To my knowledge there aren’t any anti-development supervisors at the moment. The key differentiator is the type of development the supervisor is pushing for.
So, the majority claim to be for development, but they saddle it with conditions and processes to make it expensive and less likely to succeed. They claim that this process makes the final result “better,” but more often than not what we get is not “better” but “nothing.” And nothing is worse than bad, because what we have is a deep shortage.
They’re letting the perfect be the enemy of the good.
You realize having restrictions and governmental regulation is exactly the opposite of 'conservative' (in the republican sense, which it's usually used in pejoratively), right?
Anything that hopes to replace Java had better come armed with a couple billion dollars and the support of thousands of engineers.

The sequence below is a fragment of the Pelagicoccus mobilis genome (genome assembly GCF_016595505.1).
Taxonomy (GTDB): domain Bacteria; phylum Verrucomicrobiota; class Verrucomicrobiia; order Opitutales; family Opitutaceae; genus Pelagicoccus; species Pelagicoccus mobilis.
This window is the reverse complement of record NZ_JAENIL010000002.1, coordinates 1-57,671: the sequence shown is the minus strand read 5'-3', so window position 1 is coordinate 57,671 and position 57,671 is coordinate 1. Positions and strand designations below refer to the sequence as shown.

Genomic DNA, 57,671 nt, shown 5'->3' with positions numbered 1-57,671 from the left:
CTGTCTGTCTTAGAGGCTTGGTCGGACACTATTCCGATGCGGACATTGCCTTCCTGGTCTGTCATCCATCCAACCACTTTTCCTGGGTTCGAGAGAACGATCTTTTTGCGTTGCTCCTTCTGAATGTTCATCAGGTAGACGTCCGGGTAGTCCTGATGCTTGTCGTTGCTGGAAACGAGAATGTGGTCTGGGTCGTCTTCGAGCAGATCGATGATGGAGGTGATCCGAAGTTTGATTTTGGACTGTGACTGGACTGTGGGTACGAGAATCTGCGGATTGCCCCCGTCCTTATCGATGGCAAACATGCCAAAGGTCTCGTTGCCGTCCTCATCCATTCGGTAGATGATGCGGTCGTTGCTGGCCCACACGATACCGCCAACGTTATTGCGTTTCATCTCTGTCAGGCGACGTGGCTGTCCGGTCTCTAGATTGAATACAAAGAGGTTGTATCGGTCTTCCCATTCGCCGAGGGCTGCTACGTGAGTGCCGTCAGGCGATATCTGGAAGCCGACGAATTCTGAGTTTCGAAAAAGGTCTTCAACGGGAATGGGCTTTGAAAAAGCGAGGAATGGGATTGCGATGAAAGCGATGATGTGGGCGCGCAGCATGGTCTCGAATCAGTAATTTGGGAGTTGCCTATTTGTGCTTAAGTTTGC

Maybe spread-out beyond SF & the Valley? There's a whole big world out here.
I'm not a huge fan of excessive NIBMYism, but the industry's inability to take advantage of the entire rest of the world seems like a much easier problem to solve on all fronts, and yet everyone takes it as a first principle that everything must be done in this one place.
Prop13 really needs to go away. It chronically defunded local government and schools for almost 50 years and directly brought us to the crisis where we are at today.
One memory in particular was when the San Diego Union Tribune ran a picture of new computers from one of those supermarket programs, sitting under a hole in the roof because the district had been underfunded on maintenance for three decades.
All the school districts near me have chronic teacher shortages, and there’s tremendous teacher turnover. Occasionally a teacher will go homeless before leaving for a district with lower cost of living.
A prominent neighborhood activist has switched from NIMBY to YIMBY because his wife was recruited on an emergency basis to teach high school English without a teaching certificate, and has been teaching for the past several years.
All the teachers I know of my age are living either with parents or with their parents’ financial assistance.
The one mitigating factor is that young parents are having difficulty affording this region, so schools are starting to close and not need any teachers anymore.